It's difficult to recall a time when GPs faced as grim a financing landscape as they are currently confronting.
Not only are the days of abundant, covenant-lite, and inexpensive debt a thing of the past, but banks already locked into deals they once deemed no-brainers are renegotiating their leverage agreements or – in the most extreme cases – walking away from them entirely.
Under these conditions, GPs are scrambling to find any and all alternatives to traditional sources of cash-flow debt, the lifeblood of the leveraged buyout boom. Many have resigned themselves to larger equity infusions until the worst of the credit turmoil boils over.
An increasing number of firms, however, are turning to an old, basic lending practice that has rarely been associated with private equity – asset-based loans. A firmly rooted US form of finance now gaining traction in Europe, asset-based loans, or ABLs, are becoming popular among GPs as a relatively inexpensive and flexible substitute for cash-flow senior debt, say ABL promoters. Partly as a result of its expanding relationship with private equity, asset-based finance is reaching new heights while other financial products are ailing.
“The credit crunch, frankly, has been great news from our perspective,” says James Cullen, an ABL specialist in UK-based Investec's Growth and Acquisition finance division. “We're busy as hell at the moment, competing head-on with senior debt providers.”
American asset-based lending, a $489 billion (€309 billion) industry as of 2006 (the most recent year for which data is available), is as old as the US commercial credit system itself. In contrast to cash flow debt, ABLs collateralise a company's fixed and current assets – everything from machinery and working capital to inventory and receivables.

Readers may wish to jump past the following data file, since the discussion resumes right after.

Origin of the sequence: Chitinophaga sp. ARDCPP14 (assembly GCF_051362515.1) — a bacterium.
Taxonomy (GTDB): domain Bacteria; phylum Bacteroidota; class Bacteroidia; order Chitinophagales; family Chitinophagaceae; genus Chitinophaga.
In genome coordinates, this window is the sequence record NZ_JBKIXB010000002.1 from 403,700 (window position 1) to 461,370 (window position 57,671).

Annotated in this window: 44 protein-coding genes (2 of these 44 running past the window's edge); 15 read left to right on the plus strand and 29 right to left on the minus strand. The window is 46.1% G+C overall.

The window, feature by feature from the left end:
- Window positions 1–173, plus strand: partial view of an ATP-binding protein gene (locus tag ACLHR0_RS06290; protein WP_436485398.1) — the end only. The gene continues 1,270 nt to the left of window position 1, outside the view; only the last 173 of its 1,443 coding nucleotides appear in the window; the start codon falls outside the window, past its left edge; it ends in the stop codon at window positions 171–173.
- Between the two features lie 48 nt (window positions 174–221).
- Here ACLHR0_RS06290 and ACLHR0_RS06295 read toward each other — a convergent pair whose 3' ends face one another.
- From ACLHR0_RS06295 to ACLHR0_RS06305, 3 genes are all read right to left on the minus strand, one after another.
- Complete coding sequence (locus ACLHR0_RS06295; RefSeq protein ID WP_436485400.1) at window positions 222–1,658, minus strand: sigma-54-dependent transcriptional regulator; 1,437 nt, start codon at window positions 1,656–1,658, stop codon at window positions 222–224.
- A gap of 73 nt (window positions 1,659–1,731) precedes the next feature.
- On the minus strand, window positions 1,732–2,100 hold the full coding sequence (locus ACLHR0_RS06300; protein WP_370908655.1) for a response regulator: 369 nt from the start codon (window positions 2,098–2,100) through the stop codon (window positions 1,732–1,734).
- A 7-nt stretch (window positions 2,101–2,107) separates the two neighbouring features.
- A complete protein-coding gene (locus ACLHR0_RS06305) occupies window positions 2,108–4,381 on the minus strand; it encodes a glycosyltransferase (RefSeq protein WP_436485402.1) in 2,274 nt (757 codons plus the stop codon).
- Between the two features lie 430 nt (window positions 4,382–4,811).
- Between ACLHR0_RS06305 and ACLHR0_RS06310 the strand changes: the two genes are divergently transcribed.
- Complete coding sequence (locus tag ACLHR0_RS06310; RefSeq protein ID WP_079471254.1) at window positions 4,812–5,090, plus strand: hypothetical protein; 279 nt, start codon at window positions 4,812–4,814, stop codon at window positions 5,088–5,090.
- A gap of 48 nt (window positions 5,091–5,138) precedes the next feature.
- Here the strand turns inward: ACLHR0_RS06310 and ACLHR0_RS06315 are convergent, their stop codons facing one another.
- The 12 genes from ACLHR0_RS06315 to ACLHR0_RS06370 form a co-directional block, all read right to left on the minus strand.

More recently lenders have introduced new “intangibles” to their asset lists, which include the value of company trademarks and brand names.
This type of debt has proved particularly adaptable to the current credit contraction, according to several industry observers.
Because ABLs are generally fully collateralised by the assets of the borrower, lenders are often willing to hold a larger piece of the loan and are thus less dependent on the heavily backlogged syndication markets.
ABL collateralisation also allows borrowers greater freedom from financial covenants, which have become increasingly onerous in cash-flow deals since last summer.
Finally, and perhaps most importantly, ABLs are currently much cheaper than competing financial products.
“Right now, the interest rate spread between a mid-market cash flow loan and a middle market asset-based loan is as wide as I can recall in many years,” says Chet Zara, managing director at New York-based GE Antares Capital, part of GE's commercial financing division, which has financed deals sponsored by private equity firms Kohlberg & Co., North Castle Partners, and Wellspring Capital Management.
Zara, a 22-year veteran of the asset-based lending industry, estimates that the pricing floor for a typical mid-market ABL hovers around LIBOR plus 200, while the floor for a comparable cash flow loan is LIBOR plus 450.
That price differential, combined with other advantages, has caused an explosion of interest among private equity firms desperate to finance an acquisition or refinance a portfolio company, says Zara.
Although little statistical analysis exists regarding private equity's utilisation of ABLs, most industry observers agree that private equity usage of the product has rarely been higher.
“Anecdotally, what we've seen is an influx of private equity firms and hedge funds into this space,” says Andrej Suskavcev, chief executive officer of the Commercial Finance Association (CFA), which has tracked asset-based lending for more than 30 years.
According to the most recent data compiled by the CFA, North American asset-based lending is approaching the $500 billion milestone in aggregate outstanding debt after a 16.5 percent growth rate in 2006.
ABL's rising prominence comes as little surprise, considering the financial product's historic track record during business cycle downturns.